A difficult game to balance for PVP

Once per week, I podcast about Star Wars: The Old Republic. On the last episode, when the subject of “invisibility” style stealth for the recently revealed Imperial Agent class came up, I was adamant in my opposition to it. I hate when you are trying to PVP and thieves or burglers pop out of thin-air and do burst damage as if they had some kind of invisibility spell. I felt pretty sure they wouldn’t give invisibility stealth to Imperial Agents because, afterall, it wouldn’t be balanced for the Imperial Agent to have both cover and invisibility stealth when the counterpart, the Smuggler, does not. Well it seems I was wrong, because the folks at Darth Hater have seen video of an Imperial Agent go stealth with an non-timed toggle switch stealth.

How is this possible I wonder? One side of the fence has stealth, the other does not. It’s possible I think, because the game may not be designed around PVP balance.

Consider for a moment the Sith Warrior class vs it’s counterpart, the Jedi Knight. The Jedi Knight can buff their group, but the Sith Warrior can use thunder-clap style lightning attacks which stun multiple targets for a couple seconds. The Sith Warrior can force-choke an enemy to make them an easy target for their allies, but the Jedi Knight can probably tank better. In most games, player DPS is so high that a couple of seconds of being stunned will out-shine any group-wide buff.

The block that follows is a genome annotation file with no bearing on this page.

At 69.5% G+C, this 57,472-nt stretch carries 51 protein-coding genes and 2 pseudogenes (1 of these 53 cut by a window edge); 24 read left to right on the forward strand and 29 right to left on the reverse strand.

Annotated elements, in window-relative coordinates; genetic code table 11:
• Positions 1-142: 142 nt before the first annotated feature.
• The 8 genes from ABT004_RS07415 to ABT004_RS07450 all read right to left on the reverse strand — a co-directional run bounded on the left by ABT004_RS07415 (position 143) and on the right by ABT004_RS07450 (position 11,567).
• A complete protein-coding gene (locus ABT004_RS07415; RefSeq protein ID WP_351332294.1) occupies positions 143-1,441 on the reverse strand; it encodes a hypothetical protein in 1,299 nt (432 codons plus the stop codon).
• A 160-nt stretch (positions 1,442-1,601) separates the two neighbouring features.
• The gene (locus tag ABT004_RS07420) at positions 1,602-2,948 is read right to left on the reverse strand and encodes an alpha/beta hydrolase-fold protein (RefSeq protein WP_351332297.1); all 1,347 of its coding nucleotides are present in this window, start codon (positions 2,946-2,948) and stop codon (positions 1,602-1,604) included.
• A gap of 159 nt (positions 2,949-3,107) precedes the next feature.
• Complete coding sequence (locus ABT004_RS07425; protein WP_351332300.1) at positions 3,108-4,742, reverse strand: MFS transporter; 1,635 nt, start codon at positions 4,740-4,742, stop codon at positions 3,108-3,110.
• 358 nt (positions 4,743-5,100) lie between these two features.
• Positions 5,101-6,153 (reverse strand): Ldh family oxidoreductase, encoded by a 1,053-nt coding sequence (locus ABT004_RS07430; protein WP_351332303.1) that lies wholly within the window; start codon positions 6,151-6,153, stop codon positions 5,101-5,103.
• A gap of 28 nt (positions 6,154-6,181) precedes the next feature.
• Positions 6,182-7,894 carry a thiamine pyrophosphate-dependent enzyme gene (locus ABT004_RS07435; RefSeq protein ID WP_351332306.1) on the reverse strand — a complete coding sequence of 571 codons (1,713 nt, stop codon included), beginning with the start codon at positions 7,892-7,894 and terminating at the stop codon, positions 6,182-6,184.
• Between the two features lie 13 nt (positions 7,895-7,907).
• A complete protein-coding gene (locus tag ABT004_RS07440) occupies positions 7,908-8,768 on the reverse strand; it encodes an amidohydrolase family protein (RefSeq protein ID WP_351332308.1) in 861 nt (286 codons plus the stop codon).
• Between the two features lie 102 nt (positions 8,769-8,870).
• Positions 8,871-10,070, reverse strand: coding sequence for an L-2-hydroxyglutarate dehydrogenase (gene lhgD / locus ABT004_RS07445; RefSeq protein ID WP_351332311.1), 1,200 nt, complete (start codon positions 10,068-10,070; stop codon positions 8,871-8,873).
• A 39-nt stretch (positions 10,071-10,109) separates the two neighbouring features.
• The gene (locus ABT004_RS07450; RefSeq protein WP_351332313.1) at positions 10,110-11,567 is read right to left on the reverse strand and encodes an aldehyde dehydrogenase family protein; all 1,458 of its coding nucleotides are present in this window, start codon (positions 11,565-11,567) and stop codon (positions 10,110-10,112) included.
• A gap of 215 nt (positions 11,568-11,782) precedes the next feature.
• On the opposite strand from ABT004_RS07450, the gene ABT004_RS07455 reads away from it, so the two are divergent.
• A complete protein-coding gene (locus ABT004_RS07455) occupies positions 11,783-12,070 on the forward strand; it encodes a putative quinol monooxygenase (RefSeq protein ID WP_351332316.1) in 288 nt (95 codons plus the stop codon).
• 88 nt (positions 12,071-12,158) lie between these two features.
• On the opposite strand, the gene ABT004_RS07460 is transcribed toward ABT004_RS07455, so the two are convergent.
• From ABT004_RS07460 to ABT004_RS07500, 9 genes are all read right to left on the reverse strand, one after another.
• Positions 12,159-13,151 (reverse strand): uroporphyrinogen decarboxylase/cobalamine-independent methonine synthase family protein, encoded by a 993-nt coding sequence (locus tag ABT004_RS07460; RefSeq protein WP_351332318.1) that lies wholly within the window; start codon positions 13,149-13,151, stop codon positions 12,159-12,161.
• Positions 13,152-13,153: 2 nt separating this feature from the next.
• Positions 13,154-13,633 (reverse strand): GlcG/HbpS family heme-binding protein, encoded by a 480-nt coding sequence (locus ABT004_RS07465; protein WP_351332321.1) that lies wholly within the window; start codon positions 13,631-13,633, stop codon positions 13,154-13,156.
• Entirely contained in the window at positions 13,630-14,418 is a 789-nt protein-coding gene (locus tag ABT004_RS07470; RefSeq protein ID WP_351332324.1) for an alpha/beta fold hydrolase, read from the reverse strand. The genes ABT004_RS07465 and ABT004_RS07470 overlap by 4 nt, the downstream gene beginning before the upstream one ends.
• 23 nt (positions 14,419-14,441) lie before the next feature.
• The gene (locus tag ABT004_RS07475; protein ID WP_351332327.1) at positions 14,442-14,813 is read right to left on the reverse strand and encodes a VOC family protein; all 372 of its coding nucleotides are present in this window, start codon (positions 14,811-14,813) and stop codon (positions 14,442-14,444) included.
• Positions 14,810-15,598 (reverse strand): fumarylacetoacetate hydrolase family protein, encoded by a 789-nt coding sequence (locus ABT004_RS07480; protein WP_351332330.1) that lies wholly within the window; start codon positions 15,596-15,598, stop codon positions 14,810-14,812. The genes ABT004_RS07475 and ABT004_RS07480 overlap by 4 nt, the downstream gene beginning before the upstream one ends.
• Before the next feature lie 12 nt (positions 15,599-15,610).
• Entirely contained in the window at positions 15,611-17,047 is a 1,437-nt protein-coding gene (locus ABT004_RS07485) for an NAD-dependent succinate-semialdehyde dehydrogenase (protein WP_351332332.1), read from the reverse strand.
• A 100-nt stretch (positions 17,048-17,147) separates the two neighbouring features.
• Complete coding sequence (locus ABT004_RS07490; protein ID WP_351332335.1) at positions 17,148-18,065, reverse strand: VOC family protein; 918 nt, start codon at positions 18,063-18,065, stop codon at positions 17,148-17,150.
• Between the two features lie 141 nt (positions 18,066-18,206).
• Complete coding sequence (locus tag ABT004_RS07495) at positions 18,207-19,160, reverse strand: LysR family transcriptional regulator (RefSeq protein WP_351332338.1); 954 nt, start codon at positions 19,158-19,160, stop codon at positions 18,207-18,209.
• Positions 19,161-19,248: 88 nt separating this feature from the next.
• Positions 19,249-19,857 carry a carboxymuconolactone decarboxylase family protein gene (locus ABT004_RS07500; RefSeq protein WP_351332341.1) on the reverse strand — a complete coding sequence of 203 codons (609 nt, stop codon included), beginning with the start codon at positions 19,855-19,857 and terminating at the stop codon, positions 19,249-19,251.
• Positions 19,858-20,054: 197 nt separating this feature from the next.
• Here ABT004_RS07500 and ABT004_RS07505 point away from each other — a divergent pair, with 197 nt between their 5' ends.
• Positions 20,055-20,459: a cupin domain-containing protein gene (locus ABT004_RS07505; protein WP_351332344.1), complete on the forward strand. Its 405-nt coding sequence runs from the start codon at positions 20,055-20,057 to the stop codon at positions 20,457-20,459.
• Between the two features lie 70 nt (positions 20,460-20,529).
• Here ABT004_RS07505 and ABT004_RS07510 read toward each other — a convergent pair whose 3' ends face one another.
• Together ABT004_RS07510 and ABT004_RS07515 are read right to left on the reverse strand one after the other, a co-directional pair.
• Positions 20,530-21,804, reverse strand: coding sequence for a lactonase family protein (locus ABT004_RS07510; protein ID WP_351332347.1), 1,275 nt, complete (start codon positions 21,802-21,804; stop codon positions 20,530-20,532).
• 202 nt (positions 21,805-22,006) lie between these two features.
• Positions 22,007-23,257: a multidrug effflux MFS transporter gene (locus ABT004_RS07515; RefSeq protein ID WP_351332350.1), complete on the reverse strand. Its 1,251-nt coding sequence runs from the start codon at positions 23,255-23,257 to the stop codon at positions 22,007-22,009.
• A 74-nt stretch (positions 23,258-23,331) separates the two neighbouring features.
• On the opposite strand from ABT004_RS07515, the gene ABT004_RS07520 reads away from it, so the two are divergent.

Consider for a moment the Trooper and the Bounty Hunter. The Bounty Hunter can use his wrist-mounted flame-thrower to torch multiple opponents. While being burned alive, enemies will be forced to stop fighting and try to pat down the flames. The burning enemies are completely defenseless against allies attacks during this time. The Trooper does more DPS, by the sounds of it. But how much good will those big guns do if you’re on fire on the battlefield?

The question I’m left asking myself is…”How the heck are they going to balance this for PVP?

How can they make it satisfy their customers who like games to have the word “war” in the title?

I know, I haven’t played the game yet, none of us have. I know, things are not yet in beta, much less finalized. I know Bioware has a proven track-record of amazingly fantastic blockbuster games. But by the Force, this game will be difficult to balance for PVP. With all the crowd control, “iconic” abilities, and lop-sided DPS, it’s going to be a challenge, even for Bioware, to make the two sides of the war balanced against each other.

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Suzina

Suzina is a 27 year old who usally plays the same MMOs as her husband. Games played: UO, EQ2, FFXI, SWG, LOTRO.

22 thoughts on “A difficult game to balance for PVP”

  1. I think the first thing you have to do is design against class stacking. If a team of 6 randoms is always perma-stunned against a team of 6 Sith you have a problem.

    Simplest way to do that is by brute force. You just attach a Immune to Sith Stuns for 20 Seconds buff to the Sith stun, having it come into effect at the end of the stun.